Do you have other projects that could apply to space travel?
The other work we’re doing that’s really applicable to building in space is [our work] with DARPA under the $10 million Engineered Living Materials program. The grant is to develop engineered living microbes that we combine with our mycelium materials to provide them with new properties. Those are meant to both make the material more resilient, give it new functions, and should also help extend its capital range. And as part of that program, we’re developing different methods of forming the mycelium at scale. This includes foldout out origami-like structures that you can ship flat as well as like inflatable structures where the material can form in between membranes. Those are some of the other enabling technologies I think you could really imagine deploying on Mars.
What kinds of applications could these folding or inflatable structures have, either on Mars or here on Earth?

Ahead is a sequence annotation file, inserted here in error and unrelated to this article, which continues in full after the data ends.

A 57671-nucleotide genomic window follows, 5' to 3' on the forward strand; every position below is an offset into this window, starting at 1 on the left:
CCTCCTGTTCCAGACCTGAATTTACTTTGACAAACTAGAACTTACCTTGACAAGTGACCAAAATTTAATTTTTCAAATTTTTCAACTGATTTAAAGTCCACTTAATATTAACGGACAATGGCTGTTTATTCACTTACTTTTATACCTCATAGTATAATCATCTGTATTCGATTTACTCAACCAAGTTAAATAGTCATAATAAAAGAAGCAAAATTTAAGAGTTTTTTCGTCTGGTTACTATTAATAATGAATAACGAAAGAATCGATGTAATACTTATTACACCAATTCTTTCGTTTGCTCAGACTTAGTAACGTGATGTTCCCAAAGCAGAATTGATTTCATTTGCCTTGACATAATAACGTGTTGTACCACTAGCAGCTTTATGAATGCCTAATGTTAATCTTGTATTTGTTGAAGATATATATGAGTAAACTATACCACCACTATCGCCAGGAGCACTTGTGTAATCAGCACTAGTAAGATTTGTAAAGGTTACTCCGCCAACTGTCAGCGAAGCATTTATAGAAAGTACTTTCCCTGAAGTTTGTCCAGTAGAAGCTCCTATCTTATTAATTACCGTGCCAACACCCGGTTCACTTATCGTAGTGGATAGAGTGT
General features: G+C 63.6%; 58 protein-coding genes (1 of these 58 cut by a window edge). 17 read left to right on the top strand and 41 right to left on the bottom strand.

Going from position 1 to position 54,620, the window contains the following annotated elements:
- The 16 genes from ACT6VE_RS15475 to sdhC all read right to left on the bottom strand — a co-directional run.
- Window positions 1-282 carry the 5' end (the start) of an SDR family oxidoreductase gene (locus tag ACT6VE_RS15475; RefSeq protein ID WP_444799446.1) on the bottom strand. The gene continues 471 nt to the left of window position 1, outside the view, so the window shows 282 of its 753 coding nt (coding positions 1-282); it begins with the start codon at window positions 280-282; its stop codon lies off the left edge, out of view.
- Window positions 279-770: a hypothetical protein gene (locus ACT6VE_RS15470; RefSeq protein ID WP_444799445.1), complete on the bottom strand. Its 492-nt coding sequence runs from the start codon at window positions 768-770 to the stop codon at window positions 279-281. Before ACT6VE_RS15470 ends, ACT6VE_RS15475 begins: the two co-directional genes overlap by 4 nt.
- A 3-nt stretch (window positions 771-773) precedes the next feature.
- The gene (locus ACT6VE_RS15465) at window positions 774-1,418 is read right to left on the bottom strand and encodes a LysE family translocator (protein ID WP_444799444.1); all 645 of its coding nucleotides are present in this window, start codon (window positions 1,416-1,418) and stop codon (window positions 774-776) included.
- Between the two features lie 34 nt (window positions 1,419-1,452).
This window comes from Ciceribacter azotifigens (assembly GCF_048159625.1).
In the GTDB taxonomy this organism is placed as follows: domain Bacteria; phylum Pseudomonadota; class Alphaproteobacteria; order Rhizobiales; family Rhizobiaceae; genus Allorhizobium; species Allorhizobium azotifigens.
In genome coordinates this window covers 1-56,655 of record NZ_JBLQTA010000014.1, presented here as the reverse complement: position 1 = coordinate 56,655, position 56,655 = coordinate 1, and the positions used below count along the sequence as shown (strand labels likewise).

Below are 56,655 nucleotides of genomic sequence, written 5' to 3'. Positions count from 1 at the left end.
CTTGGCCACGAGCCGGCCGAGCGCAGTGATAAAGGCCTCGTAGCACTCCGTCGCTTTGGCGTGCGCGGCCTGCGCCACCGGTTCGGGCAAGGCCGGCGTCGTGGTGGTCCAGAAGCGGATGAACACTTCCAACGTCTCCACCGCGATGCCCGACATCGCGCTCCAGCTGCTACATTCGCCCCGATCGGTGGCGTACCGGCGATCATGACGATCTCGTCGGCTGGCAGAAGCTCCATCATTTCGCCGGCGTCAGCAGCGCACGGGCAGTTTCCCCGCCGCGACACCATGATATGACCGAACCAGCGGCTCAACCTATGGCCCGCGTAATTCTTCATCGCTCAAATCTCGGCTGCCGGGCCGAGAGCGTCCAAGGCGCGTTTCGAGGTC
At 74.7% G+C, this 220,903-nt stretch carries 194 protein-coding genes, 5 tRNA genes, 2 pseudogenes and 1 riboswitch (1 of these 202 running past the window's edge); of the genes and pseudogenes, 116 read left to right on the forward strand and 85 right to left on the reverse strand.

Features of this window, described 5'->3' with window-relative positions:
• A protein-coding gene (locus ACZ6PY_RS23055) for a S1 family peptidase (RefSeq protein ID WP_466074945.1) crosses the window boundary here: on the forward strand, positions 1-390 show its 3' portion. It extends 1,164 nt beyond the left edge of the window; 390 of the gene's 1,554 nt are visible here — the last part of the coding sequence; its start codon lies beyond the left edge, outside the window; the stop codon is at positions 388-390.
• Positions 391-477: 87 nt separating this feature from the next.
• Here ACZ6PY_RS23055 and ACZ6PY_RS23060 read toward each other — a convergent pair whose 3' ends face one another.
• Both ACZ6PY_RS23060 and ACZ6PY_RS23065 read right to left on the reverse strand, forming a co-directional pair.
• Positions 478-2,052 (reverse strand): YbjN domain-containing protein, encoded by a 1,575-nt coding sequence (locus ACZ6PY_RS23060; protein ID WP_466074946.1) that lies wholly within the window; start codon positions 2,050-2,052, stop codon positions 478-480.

The uses are considered for rapidly deployable housing and humanitarian relief structures using, ideally, locally produced substrates to “grow” the permanent structure of the buildings.
Future extensions look to keeping the mycelium based building materials “alive” in a form of stasis so they can potentially sense and respond to the environment. This could be alerting the user to a toxin in the environment (and potentially making an antidote) or repairing structural damage. This [function] is much closer to application right now.
Interest and investment in myco-materials is growing rapidly. Join us to hear more at SynBioBeta 2019 where Eben Bayer will be speaking during our Chemicals and Materials Main Stage discussion.4